On Wed, 16 Dec 1998 07:46:57 -0600 dd-1@...
>Andrew, Denny Diehl here
>I wondered the same thing. I just ordered (but it was back-ordered
>because they are out of stock)
> The Complete Text Of The Earliest New Testament
> Manuscripts edited by Philip Comfort & David Barrett
>from CBD Retail price $49.99 CBD price $24.95.
They are not out of stock -- the book has not yet been published by
Baker, and has been delayed with new publication dates for the last year
or so. Current publication date is now set for March 1999.
> Here is the blurb:
>"Compiled for the first time in one volume! Comfort and Barrett
>present a Greek transcription of 55 of the earliest New Testament
>Manuscripts. Two-thirds of the original New Testament is here, and
>many of its portions are dated nearly 200 years earlier than the Codex
>Vaticanus and Sinaiticus. Background information (date, location of
>discovery) accompanies each transcription. 656 pages, hardcover.
Blurbs are always so wonderful and positive. I have a pre-publication
xerox copy, and I would suggest that text-critics will have high levels
of disappointment in the format and claims regarding the MSS as found in
this volume when it comes out.
One egregious example out of many: P39 is claimed to be totally identical
with B, which could only work if the reconstructed portions in fact agree
with B and offer *no* other possibilities (which they do, if one consults
Grenfell and Hunt's original edition).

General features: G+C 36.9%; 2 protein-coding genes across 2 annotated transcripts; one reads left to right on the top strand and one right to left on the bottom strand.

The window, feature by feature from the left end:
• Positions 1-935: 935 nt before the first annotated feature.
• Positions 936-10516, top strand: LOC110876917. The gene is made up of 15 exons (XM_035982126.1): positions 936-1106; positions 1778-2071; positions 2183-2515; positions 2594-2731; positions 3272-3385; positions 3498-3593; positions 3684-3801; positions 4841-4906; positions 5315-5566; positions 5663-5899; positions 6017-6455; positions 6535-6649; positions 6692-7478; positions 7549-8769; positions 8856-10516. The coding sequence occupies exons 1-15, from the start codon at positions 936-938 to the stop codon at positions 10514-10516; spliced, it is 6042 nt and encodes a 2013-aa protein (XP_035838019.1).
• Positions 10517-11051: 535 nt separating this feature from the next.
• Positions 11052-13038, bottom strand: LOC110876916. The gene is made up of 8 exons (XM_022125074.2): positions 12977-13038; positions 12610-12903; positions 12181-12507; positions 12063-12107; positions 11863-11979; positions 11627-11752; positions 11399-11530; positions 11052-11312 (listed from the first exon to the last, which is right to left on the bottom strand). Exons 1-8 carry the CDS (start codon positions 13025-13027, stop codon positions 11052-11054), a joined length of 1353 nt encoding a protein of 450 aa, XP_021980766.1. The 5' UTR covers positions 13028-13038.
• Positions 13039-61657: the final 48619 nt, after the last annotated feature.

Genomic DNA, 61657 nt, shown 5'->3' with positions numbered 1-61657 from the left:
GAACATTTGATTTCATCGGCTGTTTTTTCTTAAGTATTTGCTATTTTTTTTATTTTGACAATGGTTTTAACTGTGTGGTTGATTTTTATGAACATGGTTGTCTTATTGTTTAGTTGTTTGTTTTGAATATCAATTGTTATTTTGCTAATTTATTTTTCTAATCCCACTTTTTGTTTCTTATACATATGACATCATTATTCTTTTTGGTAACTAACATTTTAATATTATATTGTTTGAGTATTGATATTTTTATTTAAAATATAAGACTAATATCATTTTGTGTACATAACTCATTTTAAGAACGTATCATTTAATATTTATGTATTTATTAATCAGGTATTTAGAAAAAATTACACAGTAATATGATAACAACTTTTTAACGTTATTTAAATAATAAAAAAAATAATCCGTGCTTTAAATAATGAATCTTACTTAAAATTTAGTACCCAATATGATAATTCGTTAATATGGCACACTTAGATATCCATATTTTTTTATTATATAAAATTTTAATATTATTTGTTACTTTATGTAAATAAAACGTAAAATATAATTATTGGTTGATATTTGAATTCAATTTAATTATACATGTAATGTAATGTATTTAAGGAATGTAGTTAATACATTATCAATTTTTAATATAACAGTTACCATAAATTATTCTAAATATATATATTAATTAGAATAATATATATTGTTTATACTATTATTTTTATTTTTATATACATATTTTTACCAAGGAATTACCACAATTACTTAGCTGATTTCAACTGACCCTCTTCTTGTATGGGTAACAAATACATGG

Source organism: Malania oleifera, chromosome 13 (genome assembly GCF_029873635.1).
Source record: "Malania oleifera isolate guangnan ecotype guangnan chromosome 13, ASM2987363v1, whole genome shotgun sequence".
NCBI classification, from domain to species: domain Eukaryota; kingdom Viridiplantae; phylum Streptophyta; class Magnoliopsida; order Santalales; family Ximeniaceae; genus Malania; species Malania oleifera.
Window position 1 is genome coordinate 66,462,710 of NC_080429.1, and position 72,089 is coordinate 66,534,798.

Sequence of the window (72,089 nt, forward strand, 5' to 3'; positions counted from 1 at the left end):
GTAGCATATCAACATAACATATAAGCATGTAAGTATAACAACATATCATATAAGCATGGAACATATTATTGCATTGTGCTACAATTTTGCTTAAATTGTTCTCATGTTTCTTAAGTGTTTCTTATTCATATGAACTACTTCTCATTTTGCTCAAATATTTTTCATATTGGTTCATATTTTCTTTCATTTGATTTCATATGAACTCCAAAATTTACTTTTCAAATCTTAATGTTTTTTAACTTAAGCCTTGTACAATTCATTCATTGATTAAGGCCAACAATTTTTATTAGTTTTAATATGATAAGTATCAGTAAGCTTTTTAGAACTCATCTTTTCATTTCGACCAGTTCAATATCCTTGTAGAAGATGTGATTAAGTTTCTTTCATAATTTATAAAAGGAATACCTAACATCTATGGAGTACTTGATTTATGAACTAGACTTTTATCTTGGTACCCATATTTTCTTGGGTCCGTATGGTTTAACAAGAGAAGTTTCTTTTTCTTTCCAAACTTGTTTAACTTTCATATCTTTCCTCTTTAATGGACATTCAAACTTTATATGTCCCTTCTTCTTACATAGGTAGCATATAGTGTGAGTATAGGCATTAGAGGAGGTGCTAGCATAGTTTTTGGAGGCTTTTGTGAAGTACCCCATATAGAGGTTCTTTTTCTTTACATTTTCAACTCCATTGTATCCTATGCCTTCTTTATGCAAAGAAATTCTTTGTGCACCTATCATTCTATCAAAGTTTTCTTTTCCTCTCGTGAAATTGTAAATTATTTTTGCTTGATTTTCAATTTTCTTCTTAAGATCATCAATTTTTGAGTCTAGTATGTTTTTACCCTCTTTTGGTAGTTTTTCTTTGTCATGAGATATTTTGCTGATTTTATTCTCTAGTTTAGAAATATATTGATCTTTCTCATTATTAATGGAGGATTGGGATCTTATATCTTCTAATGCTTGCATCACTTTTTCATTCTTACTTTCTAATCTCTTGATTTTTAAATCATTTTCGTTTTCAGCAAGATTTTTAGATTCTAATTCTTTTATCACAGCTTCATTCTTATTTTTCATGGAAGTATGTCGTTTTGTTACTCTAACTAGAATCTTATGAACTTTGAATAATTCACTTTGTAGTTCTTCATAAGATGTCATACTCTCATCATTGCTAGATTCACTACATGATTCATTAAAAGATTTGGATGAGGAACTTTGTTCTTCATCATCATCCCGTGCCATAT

Also, the format for presentation of the Greek text is extremely crowded,
and one seriously could wish that a monospaced Greek font had been used
instead of a proportional one.
Add to that the fact that the layout and presentation of the
reconstructed + extant portions of the papyri and uncial fragments
antedating AD 400 (and that is all that there is in the volume, in
accordance with Comfort's conclusion that the reading of 2 out of 3 of
the earliest MSS is automatically "best") does *not* conform to the usual
style or conventions for reconstruction as found in, e.g. the Oxyrhynchus
volumes (e.g. supplied portions have only one bracket, before the extant
text, and not [ ] enclosing the supplied words), and it is not
surprising that this volume appears careless in overall production.
Nevertheless, it still is a reasonably accurate presentation of the data
of the pre-AD 400 papyri and uncial fragments, and can serve a useful
purpose, even if it does not look as professional as it should and even
if Comfort (as usual) claims far more than is warranted in regard to the
MSS he presents.
It also should be noted that Comfort's book will be out of date by the
time it is published, since it will not include the new papyri and uncial
fragments listed in the latest Muenster _Bericht_ volume (1998) which I
just received (though p101, p102, p104 are included). The early papyri
which remain unincluded will be p100, p103, p106, p107, p108, p109, p110,
p111, p113, p114, and p115, and uncial fragment 0308. Of course Comfort
readily found room for 7Q5, and basically proclaims its authenticity :-)
Also, the MSS included are not facsimiles, but transcriptions and
reconstructions in typeset format (using that poor-quality proportional
font mentioned above). There apparently will be photographs of sample
pages of some (but not all) of the MSS heading various sections.
Maurice A. Robinson
Professor of NT and Greek
Southeastern Baptist Theological Seminary
Wake Forest, North Carolina
You don't need to buy Internet access to use free Internet e-mail.
Get completely free e-mail from Juno at http://www.juno.com/getjuno.html
or call Juno at (800) 654-JUNO [654-5866]